Muhammad Aftab, Rubi Ahmad, Izlin Ismail, Mumtaz Ahmed, Does exchange-rate uncertainty matter in the Malaysia–EU bilateral trade? An industry level investigation

Empirica, 2016, 43(3), S.461-485, http://www.springer.com/10663
Due to ambiguity in the past literature, researchers have examined exchange rate volatility effect on trade using disaggregated data in recent years. Previous research has focused more on aggregated data having aggregation bias which has led to unnecessarily over-generalised findings. This study investigates the impact of exchange rate volatility on the Malaysian bilateral trade flows with European Union using industry level data. Our empirical findings, based on auto-regressive distributed lag framework, suggest that many import and export industries experience exchange rate volatility influence in the short run, while a very small number of industries show this effect in the long run. Moreover, the adverse impact of the financial crisis (2007-08) is more prevalent on import industries than on export industries.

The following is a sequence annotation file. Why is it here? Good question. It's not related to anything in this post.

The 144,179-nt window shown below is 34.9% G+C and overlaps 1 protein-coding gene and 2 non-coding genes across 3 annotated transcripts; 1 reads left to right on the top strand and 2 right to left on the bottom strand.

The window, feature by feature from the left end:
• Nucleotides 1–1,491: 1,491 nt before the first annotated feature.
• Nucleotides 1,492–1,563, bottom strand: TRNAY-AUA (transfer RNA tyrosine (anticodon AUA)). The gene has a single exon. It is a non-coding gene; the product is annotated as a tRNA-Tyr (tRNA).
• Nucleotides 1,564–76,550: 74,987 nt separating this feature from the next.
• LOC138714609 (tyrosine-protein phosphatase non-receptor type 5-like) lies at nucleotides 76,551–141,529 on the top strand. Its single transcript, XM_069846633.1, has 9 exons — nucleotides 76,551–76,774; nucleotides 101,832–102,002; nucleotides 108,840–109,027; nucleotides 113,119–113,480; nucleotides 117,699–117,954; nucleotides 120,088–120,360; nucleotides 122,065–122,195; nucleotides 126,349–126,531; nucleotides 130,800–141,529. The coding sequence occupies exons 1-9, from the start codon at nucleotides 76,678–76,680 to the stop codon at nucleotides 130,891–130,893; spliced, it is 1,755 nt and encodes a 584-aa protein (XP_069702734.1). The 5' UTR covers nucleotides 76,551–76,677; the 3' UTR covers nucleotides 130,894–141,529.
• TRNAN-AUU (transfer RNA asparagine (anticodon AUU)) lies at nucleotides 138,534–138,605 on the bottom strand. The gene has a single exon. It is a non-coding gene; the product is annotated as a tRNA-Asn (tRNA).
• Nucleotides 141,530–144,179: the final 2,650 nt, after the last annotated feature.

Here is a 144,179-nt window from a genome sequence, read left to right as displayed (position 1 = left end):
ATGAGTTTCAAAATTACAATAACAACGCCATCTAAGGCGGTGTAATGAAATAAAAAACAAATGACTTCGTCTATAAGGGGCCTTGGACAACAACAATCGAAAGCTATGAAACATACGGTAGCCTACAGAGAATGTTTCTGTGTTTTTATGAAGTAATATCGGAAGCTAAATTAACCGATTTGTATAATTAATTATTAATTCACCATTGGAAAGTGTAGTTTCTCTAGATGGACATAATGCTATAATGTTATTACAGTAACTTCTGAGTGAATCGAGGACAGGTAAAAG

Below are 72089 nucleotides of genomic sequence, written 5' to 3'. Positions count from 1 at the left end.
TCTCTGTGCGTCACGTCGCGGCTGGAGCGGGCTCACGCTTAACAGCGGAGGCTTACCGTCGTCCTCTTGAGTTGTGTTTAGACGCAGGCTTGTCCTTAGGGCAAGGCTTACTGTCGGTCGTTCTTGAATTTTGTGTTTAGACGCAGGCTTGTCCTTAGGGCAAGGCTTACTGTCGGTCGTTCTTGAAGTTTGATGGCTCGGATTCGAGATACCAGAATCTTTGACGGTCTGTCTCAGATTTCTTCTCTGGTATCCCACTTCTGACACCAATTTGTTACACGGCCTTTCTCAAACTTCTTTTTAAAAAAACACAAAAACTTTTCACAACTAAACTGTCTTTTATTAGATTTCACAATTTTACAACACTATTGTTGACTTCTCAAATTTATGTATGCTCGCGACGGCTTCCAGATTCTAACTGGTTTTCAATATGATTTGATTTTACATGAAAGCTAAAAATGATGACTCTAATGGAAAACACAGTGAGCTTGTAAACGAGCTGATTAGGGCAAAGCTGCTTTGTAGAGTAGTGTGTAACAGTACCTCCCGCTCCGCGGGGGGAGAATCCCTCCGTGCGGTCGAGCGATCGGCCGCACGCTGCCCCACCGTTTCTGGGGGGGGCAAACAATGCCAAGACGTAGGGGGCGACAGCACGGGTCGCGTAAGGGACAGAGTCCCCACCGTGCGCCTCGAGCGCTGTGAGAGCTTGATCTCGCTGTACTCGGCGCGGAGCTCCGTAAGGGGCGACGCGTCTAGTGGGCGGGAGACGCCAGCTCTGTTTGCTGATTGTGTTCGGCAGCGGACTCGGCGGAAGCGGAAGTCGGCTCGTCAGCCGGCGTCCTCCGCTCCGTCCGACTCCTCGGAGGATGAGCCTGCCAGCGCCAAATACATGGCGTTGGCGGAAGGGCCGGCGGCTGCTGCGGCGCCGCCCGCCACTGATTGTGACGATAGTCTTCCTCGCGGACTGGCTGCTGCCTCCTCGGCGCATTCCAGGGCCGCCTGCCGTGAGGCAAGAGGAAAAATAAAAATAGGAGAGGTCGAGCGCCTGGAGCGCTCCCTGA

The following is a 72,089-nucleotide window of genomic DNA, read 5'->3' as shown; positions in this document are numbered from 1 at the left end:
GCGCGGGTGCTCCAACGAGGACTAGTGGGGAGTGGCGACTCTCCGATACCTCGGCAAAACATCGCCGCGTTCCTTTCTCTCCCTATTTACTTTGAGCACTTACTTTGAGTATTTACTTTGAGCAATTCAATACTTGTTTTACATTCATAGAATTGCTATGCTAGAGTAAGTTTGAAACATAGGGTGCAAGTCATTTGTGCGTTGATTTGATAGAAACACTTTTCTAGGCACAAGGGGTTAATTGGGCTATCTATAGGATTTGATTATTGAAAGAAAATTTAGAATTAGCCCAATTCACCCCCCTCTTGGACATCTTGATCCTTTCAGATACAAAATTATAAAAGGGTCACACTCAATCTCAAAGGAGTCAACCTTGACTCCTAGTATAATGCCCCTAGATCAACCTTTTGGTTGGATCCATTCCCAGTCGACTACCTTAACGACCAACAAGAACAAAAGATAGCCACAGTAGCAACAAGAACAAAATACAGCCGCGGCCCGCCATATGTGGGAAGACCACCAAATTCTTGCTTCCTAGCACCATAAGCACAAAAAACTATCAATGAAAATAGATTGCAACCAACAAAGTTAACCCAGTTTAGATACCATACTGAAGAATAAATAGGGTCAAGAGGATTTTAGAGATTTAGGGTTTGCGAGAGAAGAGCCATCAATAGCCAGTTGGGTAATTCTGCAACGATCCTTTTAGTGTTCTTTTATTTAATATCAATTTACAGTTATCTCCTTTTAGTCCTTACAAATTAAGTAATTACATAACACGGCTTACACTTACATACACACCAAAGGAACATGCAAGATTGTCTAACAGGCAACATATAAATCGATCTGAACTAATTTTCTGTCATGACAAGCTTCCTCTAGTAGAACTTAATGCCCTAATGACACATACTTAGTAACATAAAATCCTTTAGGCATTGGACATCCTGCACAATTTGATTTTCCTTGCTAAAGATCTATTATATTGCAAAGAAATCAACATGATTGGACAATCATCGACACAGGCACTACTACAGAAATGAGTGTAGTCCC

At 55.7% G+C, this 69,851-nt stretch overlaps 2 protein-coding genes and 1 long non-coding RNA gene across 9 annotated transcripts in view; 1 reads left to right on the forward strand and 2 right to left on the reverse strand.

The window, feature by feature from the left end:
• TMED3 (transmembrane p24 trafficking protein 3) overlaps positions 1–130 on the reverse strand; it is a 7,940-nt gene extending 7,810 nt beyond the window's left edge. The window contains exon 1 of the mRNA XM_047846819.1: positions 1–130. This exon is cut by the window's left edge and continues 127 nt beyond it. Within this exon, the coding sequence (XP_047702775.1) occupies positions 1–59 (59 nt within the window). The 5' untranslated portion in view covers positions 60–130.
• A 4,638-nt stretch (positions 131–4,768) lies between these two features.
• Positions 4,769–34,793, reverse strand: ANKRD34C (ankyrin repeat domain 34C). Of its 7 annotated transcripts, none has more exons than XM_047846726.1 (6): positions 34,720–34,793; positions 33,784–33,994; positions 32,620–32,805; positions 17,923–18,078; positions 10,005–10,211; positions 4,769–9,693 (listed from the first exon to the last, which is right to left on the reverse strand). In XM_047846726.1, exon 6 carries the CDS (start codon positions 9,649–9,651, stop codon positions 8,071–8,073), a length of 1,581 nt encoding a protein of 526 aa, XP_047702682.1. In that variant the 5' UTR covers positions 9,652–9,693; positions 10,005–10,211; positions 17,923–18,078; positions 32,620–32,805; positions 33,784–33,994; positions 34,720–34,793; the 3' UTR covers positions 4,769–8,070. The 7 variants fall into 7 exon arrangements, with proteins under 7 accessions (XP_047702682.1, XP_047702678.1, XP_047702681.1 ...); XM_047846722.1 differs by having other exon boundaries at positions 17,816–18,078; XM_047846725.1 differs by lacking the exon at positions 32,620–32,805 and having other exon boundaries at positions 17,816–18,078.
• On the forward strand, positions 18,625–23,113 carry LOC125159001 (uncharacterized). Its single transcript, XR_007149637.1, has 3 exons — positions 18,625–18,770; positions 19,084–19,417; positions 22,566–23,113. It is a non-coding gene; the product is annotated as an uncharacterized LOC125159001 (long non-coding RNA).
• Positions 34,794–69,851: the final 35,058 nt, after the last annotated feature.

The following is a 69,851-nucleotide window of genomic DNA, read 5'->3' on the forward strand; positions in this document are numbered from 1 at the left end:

Styliani Christodoulopoulou, Olegs Tkacevs, Measuring the effectiveness of cost and price competitiveness in external rebalancing of Euro area countries: What do alternative HCIs tell us?

Empirica, 2016, 43(3), S.487-531, http://www.springer.com/10663
This study examines the marginal effects of traditional determinants of exports and imports with a focus on the role of price competitiveness in restoring external balances in the Euro area. It is a first attempt to compare marginal effects of various harmonised competitiveness indicators (HCIs) on both exports and imports of both goods and services across individual Euro area countries. We find evidence that HCIs based on broader cost and price measures have a larger marginal effect (with some exceptions) on exports of goods. Exports of services are sensitive to HCIs in big Euro area countries and Slovakia, where exports of services are also found more sensitive to competitiveness indicators based on broader price measures. Imports of goods and imports of services are quite insensitive to changes in relative prices. Finally, in some cases measures of fit indicate that a large unexplained residual part is present, implying that other non-price related factors might play an important role in driving foreign trade and policies aimed at enhancing the quality of goods traded are warranted.
 

Managing editor

Fritz Breuss

Univ.-Prof. Mag. Dr. Fritz Breuss

Funktion: Wissenschaftlicher Mitarbeiter
Forschungsbereiche: Makroökonomie und europäische Wirtschaftspolitik